Kiri Mioki is the queer king we’ve been waiting for
Queer and fresh, Kiri Mioki embodies everything we love about pop music with a distinctly European sensibility.
His latest track is Hard Love.
I caught up with Kiri to talk music, branding, and Kylie Minogue.
It almost sounds as if you found music as a creative outlet a bit by accident?
When I was playing around in that Japanese cabin, maybe it was a coincidence that I started writing songs. But, on the other hand, I’ve always seen music as being much more than just a nice tune – it’s a great starting point to communicate ideas and to make performances and other visual outings.
Sometimes, I’ll think of what a video should look like first and then write a song for it, or I imagine an outfit and I write a lyric to connect to that. Other times, the music comes first. It felt great to realise that I could communicate like that.
Also, music is great for collaborations. I like to connect at some point in the process to other artists, musicians, performance artists, or fashion designers and get things going together.
You describe your music as arty electronic pop – who are some of the music heroes, inspirations, or influences that have helped shape your sound?
Actually, I think my songs are just pop – I say ‘arty’ because I realise that I might be a bit more underground and edgy than your average Kylie Minogue song. However, it’s not my goal to forever be underground.
To me, a Kylie Minogue song is just as arty as a SOPHIE one. They’re both heroes. French artist ORLAN, and Pete Burns of Dead or Alive are also very inspiring to me – they quite literally shaped themselves, including their faces.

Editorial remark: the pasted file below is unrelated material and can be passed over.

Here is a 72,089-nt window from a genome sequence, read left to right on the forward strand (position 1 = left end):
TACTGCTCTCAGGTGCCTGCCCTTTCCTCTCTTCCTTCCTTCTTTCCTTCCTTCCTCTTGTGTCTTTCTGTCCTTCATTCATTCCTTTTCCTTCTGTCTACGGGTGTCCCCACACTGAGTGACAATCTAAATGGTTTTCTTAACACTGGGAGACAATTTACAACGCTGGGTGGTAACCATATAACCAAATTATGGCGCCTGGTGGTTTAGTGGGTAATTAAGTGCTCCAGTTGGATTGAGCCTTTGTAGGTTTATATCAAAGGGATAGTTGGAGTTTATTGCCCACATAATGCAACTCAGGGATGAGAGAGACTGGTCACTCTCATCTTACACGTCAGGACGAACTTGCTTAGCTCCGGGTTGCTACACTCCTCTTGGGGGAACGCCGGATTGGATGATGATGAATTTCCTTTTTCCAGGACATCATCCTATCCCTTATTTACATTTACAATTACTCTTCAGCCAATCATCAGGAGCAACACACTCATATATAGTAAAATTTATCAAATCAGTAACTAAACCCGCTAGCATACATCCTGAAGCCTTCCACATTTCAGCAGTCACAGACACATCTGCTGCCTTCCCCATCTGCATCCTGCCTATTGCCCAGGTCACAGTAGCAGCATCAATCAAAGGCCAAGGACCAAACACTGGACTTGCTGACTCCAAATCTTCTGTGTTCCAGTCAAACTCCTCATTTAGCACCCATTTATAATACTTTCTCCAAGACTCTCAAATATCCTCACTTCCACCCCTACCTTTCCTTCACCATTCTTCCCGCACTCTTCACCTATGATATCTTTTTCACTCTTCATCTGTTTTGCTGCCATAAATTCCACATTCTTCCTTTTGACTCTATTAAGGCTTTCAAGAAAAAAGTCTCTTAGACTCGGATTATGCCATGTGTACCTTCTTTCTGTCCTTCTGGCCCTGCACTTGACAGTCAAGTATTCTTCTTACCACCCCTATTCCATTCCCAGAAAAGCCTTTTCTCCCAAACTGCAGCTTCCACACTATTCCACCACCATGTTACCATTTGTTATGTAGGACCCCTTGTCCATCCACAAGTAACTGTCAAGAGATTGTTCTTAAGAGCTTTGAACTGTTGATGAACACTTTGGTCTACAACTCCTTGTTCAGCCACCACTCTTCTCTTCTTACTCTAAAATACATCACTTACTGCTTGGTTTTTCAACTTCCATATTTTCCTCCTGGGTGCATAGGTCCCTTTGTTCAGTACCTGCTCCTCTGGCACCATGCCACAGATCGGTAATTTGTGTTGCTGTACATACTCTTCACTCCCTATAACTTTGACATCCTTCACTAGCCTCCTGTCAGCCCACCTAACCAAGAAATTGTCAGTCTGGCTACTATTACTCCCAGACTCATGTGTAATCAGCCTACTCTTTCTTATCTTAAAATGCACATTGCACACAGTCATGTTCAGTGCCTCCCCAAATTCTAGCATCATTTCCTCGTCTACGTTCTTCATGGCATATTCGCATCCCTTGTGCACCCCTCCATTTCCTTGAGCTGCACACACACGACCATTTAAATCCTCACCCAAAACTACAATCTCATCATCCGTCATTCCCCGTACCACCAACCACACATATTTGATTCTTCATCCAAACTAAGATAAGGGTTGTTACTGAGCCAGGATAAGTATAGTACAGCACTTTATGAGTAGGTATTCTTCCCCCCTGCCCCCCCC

Brand is a theme that is front-and-centre with your work. What draws you to focus on the concept of brand?
When I released my first song, I realised that I needed to start branding myself. So, I made all of these globally known logos into my own.
I then made a fanzine called King Kiri, which is my first physical product and is available at a cheap price for early adopters – it’s a future collectable.
The reason I focus so much on branding and my brand is because I was like – if I’m going to do it, I might as well do it out in the open. It’s also a commentary on how we all have to brand ourselves.
How do you present your brand to your audience?
My brand is me. I express myself through all the work I do – my sounds, lyrics, performances, and images. I do a lot of the visual work myself.
One of the high points, so far, was having custom-made outfits created by Stefan Vella for me and the band – using the silhouette of my face.
For Kiri Mioki – Hard Love®, I’ve been photoshopping celebrities for months. I also built my own current website, which I’m quite proud of.
I also want to do my part for the LGBTQ community. I don’t run away from emotions, which is what my next project will be about.
What do you want people to feel when they’re listening to your music?
I want them to feel HARD LOVE®. For me, and for themselves.
What are some of your goals and aspirations for the future?
I think King Kiri says it all. Also, ‘Kiri Mioki feat. Kylie Minogue’ is like an end-goal.
All images by Marc Deurloo